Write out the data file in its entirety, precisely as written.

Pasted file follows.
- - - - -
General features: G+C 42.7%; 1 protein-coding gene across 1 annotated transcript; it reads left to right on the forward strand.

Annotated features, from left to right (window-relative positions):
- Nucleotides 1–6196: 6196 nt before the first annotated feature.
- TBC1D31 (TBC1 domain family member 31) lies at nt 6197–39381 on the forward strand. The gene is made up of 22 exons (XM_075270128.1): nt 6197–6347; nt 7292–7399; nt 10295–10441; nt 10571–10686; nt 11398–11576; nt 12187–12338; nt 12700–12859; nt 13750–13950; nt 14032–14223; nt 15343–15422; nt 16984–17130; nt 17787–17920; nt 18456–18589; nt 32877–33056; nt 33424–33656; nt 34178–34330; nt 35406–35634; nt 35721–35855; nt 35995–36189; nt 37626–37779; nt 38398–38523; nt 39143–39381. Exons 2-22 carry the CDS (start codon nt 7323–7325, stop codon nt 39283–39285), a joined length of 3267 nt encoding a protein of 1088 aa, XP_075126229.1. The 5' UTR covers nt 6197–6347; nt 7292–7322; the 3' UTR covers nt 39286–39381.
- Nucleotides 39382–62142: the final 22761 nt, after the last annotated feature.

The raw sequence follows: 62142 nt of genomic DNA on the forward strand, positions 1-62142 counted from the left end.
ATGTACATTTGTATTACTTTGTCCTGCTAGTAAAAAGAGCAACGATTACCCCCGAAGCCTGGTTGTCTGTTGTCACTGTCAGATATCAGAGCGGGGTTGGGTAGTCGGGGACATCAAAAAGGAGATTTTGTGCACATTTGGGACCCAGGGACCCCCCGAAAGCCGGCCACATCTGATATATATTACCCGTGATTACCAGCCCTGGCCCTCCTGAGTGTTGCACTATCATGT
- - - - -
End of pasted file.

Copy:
General features: G+C 42.7%; 1 protein-coding gene across 1 annotated transcript; it reads left to right on the forward strand.

Annotated features, from left to right (window-relative positions):
- Nucleotides 1–6196: 6196 nt before the first annotated feature.
- TBC1D31 (TBC1 domain family member 31) lies at nt 6197–39381 on the forward strand. The gene is made up of 22 exons (XM_075270128.1): nt 6197–6347; nt 7292–7399; nt 10295–10441; nt 10571–10686; nt 11398–11576; nt 12187–12338; nt 12700–12859; nt 13750–13950; nt 14032–14223; nt 15343–15422; nt 16984–17130; nt 17787–17920; nt 18456–18589; nt 32877–33056; nt 33424–33656; nt 34178–34330; nt 35406–35634; nt 35721–35855; nt 35995–36189; nt 37626–37779; nt 38398–38523; nt 39143–39381. Exons 2-22 carry the CDS (start codon nt 7323–7325, stop codon nt 39283–39285), a joined length of 3267 nt encoding a protein of 1088 aa, XP_075126229.1. The 5' UTR covers nt 6197–6347; nt 7292–7322; the 3' UTR covers nt 39286–39381.
- Nucleotides 39382–62142: the final 22761 nt, after the last annotated feature.

The raw sequence follows: 62142 nt of genomic DNA on the forward strand, positions 1-62142 counted from the left end.
ATGTACATTTGTATTACTTTGTCCTGCTAGTAAAAAGAGCAACGATTACCCCCGAAGCCTGGTTGTCTGTTGTCACTGTCAGATATCAGAGCGGGGTTGGGTAGTCGGGGACATCAAAAAGGAGATTTTGTGCACATTTGGGACCCAGGGACCCCCCGAAAGCCGGCCACATCTGATATATATTACCCGTGATTACCAGCCCTGGCCCTCCTGAGTGTTGCACTATCATGT